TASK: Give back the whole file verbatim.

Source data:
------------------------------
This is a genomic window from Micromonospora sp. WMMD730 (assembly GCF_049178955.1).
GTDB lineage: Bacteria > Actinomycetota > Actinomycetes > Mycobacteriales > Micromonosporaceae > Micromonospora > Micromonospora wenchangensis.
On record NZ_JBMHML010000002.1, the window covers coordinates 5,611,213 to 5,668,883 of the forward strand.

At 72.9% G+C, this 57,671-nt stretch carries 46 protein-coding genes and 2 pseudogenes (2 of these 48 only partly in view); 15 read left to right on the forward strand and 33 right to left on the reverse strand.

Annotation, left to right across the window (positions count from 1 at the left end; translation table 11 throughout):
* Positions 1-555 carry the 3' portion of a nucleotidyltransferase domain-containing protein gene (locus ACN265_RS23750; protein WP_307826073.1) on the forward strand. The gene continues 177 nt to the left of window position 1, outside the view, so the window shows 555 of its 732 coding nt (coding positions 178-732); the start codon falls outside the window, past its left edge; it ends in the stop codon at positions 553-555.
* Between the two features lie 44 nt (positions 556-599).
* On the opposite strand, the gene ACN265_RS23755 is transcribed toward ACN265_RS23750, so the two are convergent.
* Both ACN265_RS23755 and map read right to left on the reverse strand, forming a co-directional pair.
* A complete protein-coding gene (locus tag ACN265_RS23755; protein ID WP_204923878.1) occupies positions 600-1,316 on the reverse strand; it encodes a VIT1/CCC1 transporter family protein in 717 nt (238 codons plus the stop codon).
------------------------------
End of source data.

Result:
This is a genomic window from Micromonospora sp. WMMD730 (assembly GCF_049178955.1).
GTDB lineage: Bacteria > Actinomycetota > Actinomycetes > Mycobacteriales > Micromonosporaceae > Micromonospora > Micromonospora wenchangensis.
On record NZ_JBMHML010000002.1, the window covers coordinates 5,611,213 to 5,668,883 of the forward strand.

At 72.9% G+C, this 57,671-nt stretch carries 46 protein-coding genes and 2 pseudogenes (2 of these 48 only partly in view); 15 read left to right on the forward strand and 33 right to left on the reverse strand.

Annotation, left to right across the window (positions count from 1 at the left end; translation table 11 throughout):
* Positions 1-555 carry the 3' portion of a nucleotidyltransferase domain-containing protein gene (locus ACN265_RS23750; protein WP_307826073.1) on the forward strand. The gene continues 177 nt to the left of window position 1, outside the view, so the window shows 555 of its 732 coding nt (coding positions 178-732); the start codon falls outside the window, past its left edge; it ends in the stop codon at positions 553-555.
* Between the two features lie 44 nt (positions 556-599).
* On the opposite strand, the gene ACN265_RS23755 is transcribed toward ACN265_RS23750, so the two are convergent.
* Both ACN265_RS23755 and map read right to left on the reverse strand, forming a co-directional pair.
* A complete protein-coding gene (locus tag ACN265_RS23755; protein ID WP_204923878.1) occupies positions 600-1,316 on the reverse strand; it encodes a VIT1/CCC1 transporter family protein in 717 nt (238 codons plus the stop codon).